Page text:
Has there ever been a time in history in which the complete and utter misinterpretation of one single sentence has led to such a swath of death and destruction?
Here’s the sentence; see if you recognize it:
“A well-regulated militia, being necessary for the security of a free state, the right of the people to keep and bear arms, shall not be infringed.”
Yep, it’s the Second Amendment, which far too many people believe gives individuals the right to keep and bear arms. I’d like to say it’s only right wingers who think that, but, given the number of progressives who have been calling for a repeal of the Second Amendment (a windmill tilt if there ever was one), apparently many of them buy it, too. Yet, throughout our history, the idea that the Second Amendment gives individuals the right to bear arms is something recent and something that is basically made up by the gun manufacturers lobby to sell more guns.
You know them better as the NRA.
Yes, it’s true gun fans; the National Rifle Association was founded as an organization to train people to shoot in the Civil War, but late in the previous century, they morphed into an organization with a single mission; to create so much fear in the American people, so that they buy a whole lot more guns and ammo than anyone could possibly need. Hence, the reinterpretation (misinterpretation) of the Second Amendment of the Bill of Rights.
In the first 200 years of this country’s existence, the Second Amendment was no big deal; in fact, it was hardly mentioned. Not only is there no language in that single sentence that creates an individual right to bear arms, but nothing about the creation of the Second Amendment indicates that was their intention at all. In fact, the circumstances indicate just the opposite. The Federalists wanted a strong central government while the anti-Federalists opposed the Constitution altogether. When the Constitution was finally ratified, after many changes to appease the anti-Federalists, James Madison fashioned a Bill of Rights; 17 constitutional amendments covering many different rights including speech, press and religion, as well as the right to a fair trial and the right against self-incrimination. Among these was the one-sentence amendment above, discussing a “well regulated militia” and a right “to keep and bear arms.” Under British common law, people had the right to own a gun, anyway – they had to hunt for food; it’s not like they had supermarkets – so the ownership of guns was not controversial at the time; there was no reason to specifically protect them. At the time of the passage of the Second Amendment, the phrase “keep and bear arms” usually referred to collective military action against a common enemy.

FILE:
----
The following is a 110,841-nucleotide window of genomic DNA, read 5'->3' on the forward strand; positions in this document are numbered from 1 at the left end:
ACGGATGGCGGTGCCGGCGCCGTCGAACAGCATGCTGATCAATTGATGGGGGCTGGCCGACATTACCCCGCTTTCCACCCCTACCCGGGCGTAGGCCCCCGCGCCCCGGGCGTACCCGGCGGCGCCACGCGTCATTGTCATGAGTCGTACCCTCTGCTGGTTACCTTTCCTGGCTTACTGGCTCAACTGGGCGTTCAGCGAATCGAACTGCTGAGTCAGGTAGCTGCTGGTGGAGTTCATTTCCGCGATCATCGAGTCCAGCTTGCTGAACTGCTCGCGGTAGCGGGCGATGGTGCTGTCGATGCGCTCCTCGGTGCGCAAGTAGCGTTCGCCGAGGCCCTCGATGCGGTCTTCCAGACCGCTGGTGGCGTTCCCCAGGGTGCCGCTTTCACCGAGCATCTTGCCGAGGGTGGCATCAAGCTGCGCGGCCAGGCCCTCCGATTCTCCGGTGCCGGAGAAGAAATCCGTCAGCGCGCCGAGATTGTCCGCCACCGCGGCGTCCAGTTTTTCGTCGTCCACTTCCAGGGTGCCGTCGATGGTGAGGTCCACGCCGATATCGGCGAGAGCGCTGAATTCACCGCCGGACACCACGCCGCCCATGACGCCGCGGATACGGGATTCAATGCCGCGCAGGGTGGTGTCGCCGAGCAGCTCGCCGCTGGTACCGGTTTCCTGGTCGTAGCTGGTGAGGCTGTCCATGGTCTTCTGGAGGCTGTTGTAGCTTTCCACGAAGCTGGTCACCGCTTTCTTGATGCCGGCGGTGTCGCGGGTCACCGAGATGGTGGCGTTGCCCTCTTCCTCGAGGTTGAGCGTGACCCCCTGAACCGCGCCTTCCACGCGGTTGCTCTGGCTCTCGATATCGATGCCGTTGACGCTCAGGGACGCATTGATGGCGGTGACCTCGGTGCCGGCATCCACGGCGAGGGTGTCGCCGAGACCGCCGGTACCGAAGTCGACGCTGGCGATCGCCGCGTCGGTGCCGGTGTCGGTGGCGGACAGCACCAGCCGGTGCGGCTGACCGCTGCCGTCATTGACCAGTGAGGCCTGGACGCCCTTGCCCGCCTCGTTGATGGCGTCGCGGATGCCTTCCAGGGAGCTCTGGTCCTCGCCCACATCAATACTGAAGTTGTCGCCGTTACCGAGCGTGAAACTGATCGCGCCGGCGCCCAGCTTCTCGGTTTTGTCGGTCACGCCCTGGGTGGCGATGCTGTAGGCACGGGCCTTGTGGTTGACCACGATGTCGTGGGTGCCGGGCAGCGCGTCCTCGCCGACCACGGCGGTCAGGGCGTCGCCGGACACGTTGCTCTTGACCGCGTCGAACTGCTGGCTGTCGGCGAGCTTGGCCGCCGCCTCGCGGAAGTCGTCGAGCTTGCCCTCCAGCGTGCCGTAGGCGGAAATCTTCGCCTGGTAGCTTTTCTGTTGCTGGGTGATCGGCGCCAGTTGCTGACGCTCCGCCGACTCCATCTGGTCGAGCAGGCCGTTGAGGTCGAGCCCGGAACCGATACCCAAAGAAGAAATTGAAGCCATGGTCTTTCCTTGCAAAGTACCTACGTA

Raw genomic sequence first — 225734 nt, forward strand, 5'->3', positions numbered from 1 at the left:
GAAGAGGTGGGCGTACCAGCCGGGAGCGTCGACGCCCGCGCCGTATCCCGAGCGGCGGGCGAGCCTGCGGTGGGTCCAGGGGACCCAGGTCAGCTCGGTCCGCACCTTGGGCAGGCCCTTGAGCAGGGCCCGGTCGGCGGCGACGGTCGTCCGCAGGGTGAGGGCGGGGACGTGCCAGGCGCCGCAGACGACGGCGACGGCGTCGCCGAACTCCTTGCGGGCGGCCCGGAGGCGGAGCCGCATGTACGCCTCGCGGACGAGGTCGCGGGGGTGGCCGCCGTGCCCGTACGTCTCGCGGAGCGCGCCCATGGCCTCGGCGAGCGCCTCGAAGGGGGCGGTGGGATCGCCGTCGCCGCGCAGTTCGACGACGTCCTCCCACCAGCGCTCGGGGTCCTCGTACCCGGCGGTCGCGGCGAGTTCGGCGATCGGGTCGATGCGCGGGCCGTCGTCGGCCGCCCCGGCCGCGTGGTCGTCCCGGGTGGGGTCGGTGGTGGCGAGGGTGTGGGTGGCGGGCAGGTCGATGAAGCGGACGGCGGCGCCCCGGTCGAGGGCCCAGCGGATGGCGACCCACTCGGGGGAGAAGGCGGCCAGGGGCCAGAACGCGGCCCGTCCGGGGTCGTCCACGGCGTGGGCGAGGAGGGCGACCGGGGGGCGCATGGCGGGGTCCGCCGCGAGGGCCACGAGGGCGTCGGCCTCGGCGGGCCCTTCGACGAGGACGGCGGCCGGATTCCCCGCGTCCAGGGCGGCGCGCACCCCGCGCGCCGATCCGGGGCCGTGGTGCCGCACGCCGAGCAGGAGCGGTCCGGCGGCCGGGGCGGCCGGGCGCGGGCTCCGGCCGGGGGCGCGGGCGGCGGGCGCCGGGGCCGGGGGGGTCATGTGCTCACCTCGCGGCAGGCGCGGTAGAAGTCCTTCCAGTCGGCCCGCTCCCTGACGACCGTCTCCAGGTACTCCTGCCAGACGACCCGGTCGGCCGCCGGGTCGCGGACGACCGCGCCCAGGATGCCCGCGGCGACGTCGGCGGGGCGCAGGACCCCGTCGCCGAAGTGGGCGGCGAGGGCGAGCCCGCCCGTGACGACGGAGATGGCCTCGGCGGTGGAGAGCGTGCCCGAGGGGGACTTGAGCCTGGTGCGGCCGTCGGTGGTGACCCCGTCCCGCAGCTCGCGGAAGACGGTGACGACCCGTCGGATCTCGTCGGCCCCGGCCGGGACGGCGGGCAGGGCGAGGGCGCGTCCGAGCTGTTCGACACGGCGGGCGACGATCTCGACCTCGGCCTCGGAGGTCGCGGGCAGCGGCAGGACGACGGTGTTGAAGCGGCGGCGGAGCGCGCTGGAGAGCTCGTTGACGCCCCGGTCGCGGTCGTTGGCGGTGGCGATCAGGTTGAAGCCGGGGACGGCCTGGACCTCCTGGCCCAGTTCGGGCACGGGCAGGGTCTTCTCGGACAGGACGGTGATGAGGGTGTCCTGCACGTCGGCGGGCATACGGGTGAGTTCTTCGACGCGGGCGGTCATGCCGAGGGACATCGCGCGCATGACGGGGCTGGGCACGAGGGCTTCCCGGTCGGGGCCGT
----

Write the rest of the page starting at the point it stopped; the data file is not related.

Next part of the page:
The Tennessee Supreme Court agreed with this interpretation in 1840, when it ruled,
“A man in the pursuit of deer, elk, and buffaloes might carry his rifle every day for forty years, and yet it would never be said of him that he had borne arms; much less could it be said that a private citizen bears arms because he has a dirk or pistol concealed under his clothes, or a spear in a cane.”
In other words, when the Second Amendment refers to the “right to keep and bear arms,” it is obviously not talking about keeping a weapon in your house for hunting or shooting targets.
There is a right to own a gun, but it stems from the same common law that gives you the right to buy a toaster or a television. The Second Amendment does not confer any special rights on anyone. Madison wrote all 17 amendments proposed for the Bill of Rights, and historians note that there is nothing in Madison’s writing or notes indicating an individual right to own guns for either recreation or self-defense. In addition, when the House discussed the amendment, there was also no such talk during the debate. On the contrary, the original version of the amendment read as follows:
“A well regulated militia, composed of the body of the people, being the best security of a free state, the right of the people to keep and bear arms shall not be infringed, but no one religiously scrupulous of bearing arms, shall be compelled to render military service in person.”
Interesting, no? The original definition of “militia” was essentially everyone who was not a conscientious objector. That sure doesn’t sound like they intended it to be an individual right. And why would they? They already knew they had the right to have a gun to hunt for food. At the time, there wasn’t the wide assortment of gun types. Of course, the Second Amendment doesn’t discuss “guns,” anyway. It says “arms.”
There is an individual right to own a gun, but it is not enshrined in the Second Amendment and, as is the case with every other consumer item, the government has the power to keep order and to regulate their manufacture and sale. And since the Second Amendment gives “the people” the right to “keep and bear arms” as part of their role in the “militia,” then another part of the Constitution applies, as well:
The Congress shall have power to…
To provide for organizing, arming, and disciplining, the militia, and for governing such part of them as may be employed in the service of the United States, reserving to the states respectively, the appointment of the officers, and the authority of training the militia according to the discipline prescribed by Congress (Article I, Section 8)